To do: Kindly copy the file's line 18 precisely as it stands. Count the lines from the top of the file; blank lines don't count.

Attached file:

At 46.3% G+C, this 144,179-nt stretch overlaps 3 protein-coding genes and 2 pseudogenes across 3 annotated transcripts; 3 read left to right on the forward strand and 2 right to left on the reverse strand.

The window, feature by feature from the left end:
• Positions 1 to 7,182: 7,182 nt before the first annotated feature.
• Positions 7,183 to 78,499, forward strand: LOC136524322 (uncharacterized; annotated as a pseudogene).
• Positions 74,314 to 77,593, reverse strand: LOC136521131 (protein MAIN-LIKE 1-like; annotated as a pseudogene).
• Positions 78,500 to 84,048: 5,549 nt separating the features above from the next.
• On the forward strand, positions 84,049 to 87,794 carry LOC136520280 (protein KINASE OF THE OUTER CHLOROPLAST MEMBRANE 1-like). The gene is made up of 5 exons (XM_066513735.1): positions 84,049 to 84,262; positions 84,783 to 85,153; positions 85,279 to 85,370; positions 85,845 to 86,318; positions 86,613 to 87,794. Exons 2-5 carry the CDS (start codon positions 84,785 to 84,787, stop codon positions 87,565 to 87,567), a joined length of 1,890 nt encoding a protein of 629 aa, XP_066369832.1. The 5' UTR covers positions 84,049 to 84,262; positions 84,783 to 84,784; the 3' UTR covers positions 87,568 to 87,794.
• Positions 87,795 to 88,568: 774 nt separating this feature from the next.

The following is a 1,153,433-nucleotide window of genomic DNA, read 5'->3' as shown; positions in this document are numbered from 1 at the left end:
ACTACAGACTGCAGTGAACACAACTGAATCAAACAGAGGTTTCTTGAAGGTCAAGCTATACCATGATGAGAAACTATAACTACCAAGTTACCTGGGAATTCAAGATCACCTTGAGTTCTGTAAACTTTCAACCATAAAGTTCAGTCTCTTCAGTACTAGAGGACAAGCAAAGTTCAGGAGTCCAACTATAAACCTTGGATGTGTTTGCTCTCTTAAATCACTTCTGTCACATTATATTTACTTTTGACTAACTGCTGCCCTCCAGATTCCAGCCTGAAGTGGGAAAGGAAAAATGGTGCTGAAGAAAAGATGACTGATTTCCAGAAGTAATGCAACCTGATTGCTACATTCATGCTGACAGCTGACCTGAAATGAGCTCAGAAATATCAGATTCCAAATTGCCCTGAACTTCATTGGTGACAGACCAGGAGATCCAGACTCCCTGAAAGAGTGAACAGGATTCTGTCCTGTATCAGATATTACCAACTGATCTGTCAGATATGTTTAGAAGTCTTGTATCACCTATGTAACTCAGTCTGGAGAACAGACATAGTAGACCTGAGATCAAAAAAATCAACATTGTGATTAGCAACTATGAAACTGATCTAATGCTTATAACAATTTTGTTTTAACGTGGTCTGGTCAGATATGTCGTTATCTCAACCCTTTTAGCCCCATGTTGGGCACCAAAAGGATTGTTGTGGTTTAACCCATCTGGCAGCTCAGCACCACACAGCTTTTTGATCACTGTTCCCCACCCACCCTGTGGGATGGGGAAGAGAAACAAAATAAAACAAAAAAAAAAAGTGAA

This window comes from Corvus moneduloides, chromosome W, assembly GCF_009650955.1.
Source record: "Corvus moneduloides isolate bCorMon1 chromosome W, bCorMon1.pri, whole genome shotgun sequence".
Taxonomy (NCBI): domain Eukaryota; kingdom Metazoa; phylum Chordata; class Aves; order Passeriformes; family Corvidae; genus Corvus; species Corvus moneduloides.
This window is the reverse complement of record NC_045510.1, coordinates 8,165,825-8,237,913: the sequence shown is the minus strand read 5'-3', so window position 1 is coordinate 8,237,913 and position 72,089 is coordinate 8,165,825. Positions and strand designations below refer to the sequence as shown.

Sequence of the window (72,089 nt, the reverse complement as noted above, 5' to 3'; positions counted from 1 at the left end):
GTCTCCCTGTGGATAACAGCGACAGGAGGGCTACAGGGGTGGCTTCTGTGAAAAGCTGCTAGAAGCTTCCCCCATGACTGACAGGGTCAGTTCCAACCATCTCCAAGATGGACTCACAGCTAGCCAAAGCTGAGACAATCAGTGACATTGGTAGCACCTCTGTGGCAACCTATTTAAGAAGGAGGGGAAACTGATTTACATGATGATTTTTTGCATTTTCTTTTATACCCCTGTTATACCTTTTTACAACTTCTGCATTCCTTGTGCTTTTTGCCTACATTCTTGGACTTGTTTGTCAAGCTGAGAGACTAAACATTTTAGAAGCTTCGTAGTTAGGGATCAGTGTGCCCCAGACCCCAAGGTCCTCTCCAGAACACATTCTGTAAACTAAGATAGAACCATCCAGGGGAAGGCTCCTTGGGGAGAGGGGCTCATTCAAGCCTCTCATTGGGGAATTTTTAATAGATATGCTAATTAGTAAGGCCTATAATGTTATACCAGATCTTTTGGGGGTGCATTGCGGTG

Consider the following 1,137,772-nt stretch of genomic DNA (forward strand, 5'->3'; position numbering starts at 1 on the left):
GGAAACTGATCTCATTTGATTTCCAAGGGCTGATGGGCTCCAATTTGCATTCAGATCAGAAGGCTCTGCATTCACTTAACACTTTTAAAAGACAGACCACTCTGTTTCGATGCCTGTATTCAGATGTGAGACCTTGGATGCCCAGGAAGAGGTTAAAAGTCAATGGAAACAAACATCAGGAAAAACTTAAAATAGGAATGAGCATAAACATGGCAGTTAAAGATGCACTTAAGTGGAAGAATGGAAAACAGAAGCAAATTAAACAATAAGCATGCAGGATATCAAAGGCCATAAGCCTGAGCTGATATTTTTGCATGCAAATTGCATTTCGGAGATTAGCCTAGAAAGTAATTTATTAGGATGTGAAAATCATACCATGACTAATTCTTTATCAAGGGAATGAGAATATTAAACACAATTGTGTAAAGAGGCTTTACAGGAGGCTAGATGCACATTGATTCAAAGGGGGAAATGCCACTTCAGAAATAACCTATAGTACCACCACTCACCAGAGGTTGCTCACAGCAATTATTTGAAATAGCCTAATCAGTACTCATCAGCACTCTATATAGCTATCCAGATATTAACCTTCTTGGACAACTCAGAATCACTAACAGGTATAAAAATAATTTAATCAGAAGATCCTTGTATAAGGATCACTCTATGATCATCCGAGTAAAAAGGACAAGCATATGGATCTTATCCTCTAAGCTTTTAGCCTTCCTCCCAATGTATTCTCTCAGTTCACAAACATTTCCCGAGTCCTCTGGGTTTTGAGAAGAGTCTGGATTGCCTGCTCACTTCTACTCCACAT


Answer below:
GGAAACTGATCTCATTTGATTTCCAAGGGCTGATGGGCTCCAATTTGCATTCAGATCAGAAGGCTCTGCATTCACTTAACACTTTTAAAAGACAGACCACTCTGTTTCGATGCCTGTATTCAGATGTGAGACCTTGGATGCCCAGGAAGAGGTTAAAAGTCAATGGAAACAAACATCAGGAAAAACTTAAAATAGGAATGAGCATAAACATGGCAGTTAAAGATGCACTTAAGTGGAAGAATGGAAAACAGAAGCAAATTAAACAATAAGCATGCAGGATATCAAAGGCCATAAGCCTGAGCTGATATTTTTGCATGCAAATTGCATTTCGGAGATTAGCCTAGAAAGTAATTTATTAGGATGTGAAAATCATACCATGACTAATTCTTTATCAAGGGAATGAGAATATTAAACACAATTGTGTAAAGAGGCTTTACAGGAGGCTAGATGCACATTGATTCAAAGGGGGAAATGCCACTTCAGAAATAACCTATAGTACCACCACTCACCAGAGGTTGCTCACAGCAATTATTTGAAATAGCCTAATCAGTACTCATCAGCACTCTATATAGCTATCCAGATATTAACCTTCTTGGACAACTCAGAATCACTAACAGGTATAAAAATAATTTAATCAGAAGATCCTTGTATAAGGATCACTCTATGATCATCCGAGTAAAAAGGACAAGCATATGGATCTTATCCTCTAAGCTTTTAGCCTTCCTCCCAATGTATTCTCTCAGTTCACAAACATTTCCCGAGTCCTCTGGGTTTTGAGAAGAGTCTGGATTGCCTGCTCACTTCTACTCCACAT